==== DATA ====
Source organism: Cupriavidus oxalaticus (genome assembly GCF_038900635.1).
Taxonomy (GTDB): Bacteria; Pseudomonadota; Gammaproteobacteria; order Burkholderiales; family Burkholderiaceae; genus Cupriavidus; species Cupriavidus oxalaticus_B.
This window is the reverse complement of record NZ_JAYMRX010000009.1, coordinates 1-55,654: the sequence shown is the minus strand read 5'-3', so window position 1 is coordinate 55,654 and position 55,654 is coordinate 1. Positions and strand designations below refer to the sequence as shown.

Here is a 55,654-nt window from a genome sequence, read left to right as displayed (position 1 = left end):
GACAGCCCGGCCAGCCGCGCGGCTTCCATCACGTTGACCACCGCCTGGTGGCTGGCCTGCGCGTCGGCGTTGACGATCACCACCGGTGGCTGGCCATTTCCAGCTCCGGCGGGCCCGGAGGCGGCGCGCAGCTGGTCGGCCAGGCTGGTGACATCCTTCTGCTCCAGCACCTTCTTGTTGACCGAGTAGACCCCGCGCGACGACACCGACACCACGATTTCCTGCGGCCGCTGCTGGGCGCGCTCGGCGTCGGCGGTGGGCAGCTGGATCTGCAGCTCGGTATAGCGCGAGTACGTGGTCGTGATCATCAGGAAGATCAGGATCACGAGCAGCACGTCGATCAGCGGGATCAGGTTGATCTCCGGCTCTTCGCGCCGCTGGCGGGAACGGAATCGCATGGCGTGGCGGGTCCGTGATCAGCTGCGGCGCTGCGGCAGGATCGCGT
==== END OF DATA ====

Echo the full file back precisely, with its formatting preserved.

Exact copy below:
Source organism: Cupriavidus oxalaticus (genome assembly GCF_038900635.1).
Taxonomy (GTDB): Bacteria; Pseudomonadota; Gammaproteobacteria; order Burkholderiales; family Burkholderiaceae; genus Cupriavidus; species Cupriavidus oxalaticus_B.
This window is the reverse complement of record NZ_JAYMRX010000009.1, coordinates 1-55,654: the sequence shown is the minus strand read 5'-3', so window position 1 is coordinate 55,654 and position 55,654 is coordinate 1. Positions and strand designations below refer to the sequence as shown.

Here is a 55,654-nt window from a genome sequence, read left to right as displayed (position 1 = left end):
GACAGCCCGGCCAGCCGCGCGGCTTCCATCACGTTGACCACCGCCTGGTGGCTGGCCTGCGCGTCGGCGTTGACGATCACCACCGGTGGCTGGCCATTTCCAGCTCCGGCGGGCCCGGAGGCGGCGCGCAGCTGGTCGGCCAGGCTGGTGACATCCTTCTGCTCCAGCACCTTCTTGTTGACCGAGTAGACCCCGCGCGACGACACCGACACCACGATTTCCTGCGGCCGCTGCTGGGCGCGCTCGGCGTCGGCGGTGGGCAGCTGGATCTGCAGCTCGGTATAGCGCGAGTACGTGGTCGTGATCATCAGGAAGATCAGGATCACGAGCAGCACGTCGATCAGCGGGATCAGGTTGATCTCCGGCTCTTCGCGCCGCTGGCGGGAACGGAATCGCATGGCGTGGCGGGTCCGTGATCAGCTGCGGCGCTGCGGCAGGATCGCGT